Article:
Home' Trinidad and Tobago Guardian : January 12th 2014 Contents ON A RECENT morning I crossed paths with a neigh-
bour biking uphill with a bag in hand. We exchanged
greetings and knowing that he took care of the fam-
ily's donkeys I asked him if he was on his way to the
pasture. "No," he quickly answered, "I feed Sam's
chickens on a morning but today I came and they
gone. Somebody tief them."
I was horrified. We don't live in an urban area where
strangers pass through. We live in a small village lo-
cated in a once agricultural valley. Most of the vil-
lagers know each other and while another friend's
ducks were stolen a few years ago I am still shocked
whenever I hear about agricultural theft. Hard to be-
lieve it could be outsiders.
I stuck around while the boy told the chickens' owner
about the theft. I expected outrage. I expected anger.
But instead Sam shrugged his shoulders a little
higher than usual, threw up his hands said "Wah you
go do?" turned around and went back to his life. Con-
versing further with the boy I discovered that some-
one had stolen over 40 chickens sometime in the
night. And a few months ago someone had stolen the
same number of ducks from the same grower!
There was no report to the police --- I have learned
that several farmer colleagues suspect police to be
involved in these agricultural crimes, so no report.
There was no action. None at all. I'm not sure if Sam
is going to get more poultry --- hard to believe he
would but I've noticed the pull to keep animals, the
pull to plant is often stronger than the discourage-
ment from repeated incidents of theft. But what I AM
sure about is that this "Wah you go do?" sentiment
seems to have us as a nation by our throats.
It's understandable. Hundreds of years without
power, of being enslaved by the gun, ruled by the dic-
tates of poverty and unfair laws and a population
doesn't suddenly escape learned helplessness. Hun-
dreds of years of institutions quietly ignoring the
needs of ordinary citizens and the structures don't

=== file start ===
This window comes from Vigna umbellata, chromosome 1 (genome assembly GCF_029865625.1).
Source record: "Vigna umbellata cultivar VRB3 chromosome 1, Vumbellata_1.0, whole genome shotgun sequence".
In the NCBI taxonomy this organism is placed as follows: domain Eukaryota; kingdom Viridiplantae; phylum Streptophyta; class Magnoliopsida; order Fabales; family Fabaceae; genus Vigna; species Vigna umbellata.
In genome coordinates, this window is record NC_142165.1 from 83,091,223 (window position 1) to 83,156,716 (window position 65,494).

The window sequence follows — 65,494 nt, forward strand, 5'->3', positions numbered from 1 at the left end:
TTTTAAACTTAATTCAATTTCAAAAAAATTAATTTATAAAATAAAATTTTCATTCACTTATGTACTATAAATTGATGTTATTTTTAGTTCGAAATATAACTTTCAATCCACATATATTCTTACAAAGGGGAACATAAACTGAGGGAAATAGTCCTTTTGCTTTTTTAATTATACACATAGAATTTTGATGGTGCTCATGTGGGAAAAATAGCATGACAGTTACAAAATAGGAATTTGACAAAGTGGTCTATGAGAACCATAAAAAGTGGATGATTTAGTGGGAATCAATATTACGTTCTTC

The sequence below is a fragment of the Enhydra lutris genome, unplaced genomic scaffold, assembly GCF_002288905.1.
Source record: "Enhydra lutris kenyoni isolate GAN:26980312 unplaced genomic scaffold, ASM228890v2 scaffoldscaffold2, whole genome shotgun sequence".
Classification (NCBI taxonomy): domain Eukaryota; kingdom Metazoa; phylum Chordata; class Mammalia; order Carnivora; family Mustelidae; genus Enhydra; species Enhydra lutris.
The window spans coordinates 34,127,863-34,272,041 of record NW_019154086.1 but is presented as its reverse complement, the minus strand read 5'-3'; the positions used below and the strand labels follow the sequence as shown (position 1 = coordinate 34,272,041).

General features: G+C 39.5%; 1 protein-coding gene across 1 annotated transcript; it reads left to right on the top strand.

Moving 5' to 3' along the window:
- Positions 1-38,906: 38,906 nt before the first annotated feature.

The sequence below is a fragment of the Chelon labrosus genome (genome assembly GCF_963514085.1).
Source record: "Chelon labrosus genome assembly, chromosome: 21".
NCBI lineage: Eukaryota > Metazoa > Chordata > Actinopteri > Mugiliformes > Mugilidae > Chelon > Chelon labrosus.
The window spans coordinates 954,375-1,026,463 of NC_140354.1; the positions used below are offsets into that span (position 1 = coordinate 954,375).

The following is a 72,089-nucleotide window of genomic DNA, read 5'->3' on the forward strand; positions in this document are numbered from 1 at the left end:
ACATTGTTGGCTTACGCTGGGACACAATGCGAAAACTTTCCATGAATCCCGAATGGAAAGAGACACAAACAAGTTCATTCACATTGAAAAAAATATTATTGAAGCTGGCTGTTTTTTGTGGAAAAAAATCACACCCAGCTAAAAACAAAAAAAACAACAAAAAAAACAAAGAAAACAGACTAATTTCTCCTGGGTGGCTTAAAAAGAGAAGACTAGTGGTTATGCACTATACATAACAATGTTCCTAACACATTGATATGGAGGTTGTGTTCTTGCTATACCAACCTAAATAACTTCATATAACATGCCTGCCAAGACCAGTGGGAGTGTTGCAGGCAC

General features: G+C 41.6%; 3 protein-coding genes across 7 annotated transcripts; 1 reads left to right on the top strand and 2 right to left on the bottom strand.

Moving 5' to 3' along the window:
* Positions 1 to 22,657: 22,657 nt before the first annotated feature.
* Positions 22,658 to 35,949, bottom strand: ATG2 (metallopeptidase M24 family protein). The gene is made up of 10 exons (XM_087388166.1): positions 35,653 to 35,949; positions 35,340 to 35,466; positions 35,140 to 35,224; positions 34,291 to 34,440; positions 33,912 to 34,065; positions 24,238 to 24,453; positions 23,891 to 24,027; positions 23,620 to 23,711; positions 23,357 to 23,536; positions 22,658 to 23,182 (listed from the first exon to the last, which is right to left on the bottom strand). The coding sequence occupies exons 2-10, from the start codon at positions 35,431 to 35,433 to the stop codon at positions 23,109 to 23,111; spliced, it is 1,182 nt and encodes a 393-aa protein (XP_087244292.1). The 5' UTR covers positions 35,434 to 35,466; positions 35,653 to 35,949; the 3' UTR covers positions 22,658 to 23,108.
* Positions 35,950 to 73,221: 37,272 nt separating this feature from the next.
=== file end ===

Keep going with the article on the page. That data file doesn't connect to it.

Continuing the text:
suddenly uncoil like an awakened snake and slither
away leaving enlightened bureaucracies and an opti-
Trinidadians and Tobagonians feel powerless even
though we give opinions, we speak out in private
against injustice and we all have a theory, when in the
rumshop, as to what would make this country a bet-
ter place. It's good that we have ideas as to what to
do about the things that are wrong but it's not good
that we feel so powerless that translating thought
and feeling into action is so difficult for most of us.
Enter the typical classroom here --- not the prestige
schools where children may receive the support and
resources to think somewhat independently. The typ-
ical classroom comprises a group of children more or
less stationary before a teaching adult. Most class-
rooms have a ridiculous number of children --- close
to 40. Is it possible here to translate thoughts and
opinions into words or action? Teachers are doing
their best simply keeping the class away from utter
I have worked a lot over the years with schoolchildren.
The well-behaved ones were almost comatose and
sat hour after hour in classrooms with glazed eyes
just trying to stay out of trouble. But there was al-
ways a small group of "problem" children, restless chil-
dren with poor impulse control but usually the most
alert in the school. The troublemakers did not sit in
the "Wah you go do?" state, but did SOMETHING.
Unfortunately, that "something" was often poorly
chosen and got them into trouble.
School seems to be one of the big training grounds
for us to learn to be resigned adults. It's not worth en-
gaging or doing anything but trying to stay out of
trouble. As adults, that leads to simply rolling with
life's punches. Not resisting, not taking action, but
How can we deal with our national powerlessness
NOW? Obviously the institutions, including schools,
have to change --- but that's a long-term solution. One
of the most immediate solutions lies in taking collec-
tive action, in not acting alone
to solve problems, in forming
groups to protect and ad-
vance communities. We
should be starting parents'
groups, community groups,
men's groups and women's
groups, artists' groups, re-
tiree groups and small busi-
ness groups. In this small
place we feel very vulner-
able if we take individual
action. In the face of in-
action by a govern-
ment and an
lessness by a
cannot easily be arrived at alone.
Truthfully we're not great in Trinidad and Tobago at
the collaborative thing. Our history has ensured this.
But let's start to move in that direction. Talk with oth-
ers about the "Wah you go do?" mentality, share this
article, discuss forming solution-oriented groups. So
the next time something happens to you and you
open your mouth to say "Wah you go do?" something
else, a step towards action, pops out instead.
Write me! I love hearing from you. lianagoddard-
• Bad Collaboration. A somewhat amateur video but
• Good Collaboration. Collaboration in a place that's as
diverse as Trinidad and Tobago. Israel.
| INSPIRATION |
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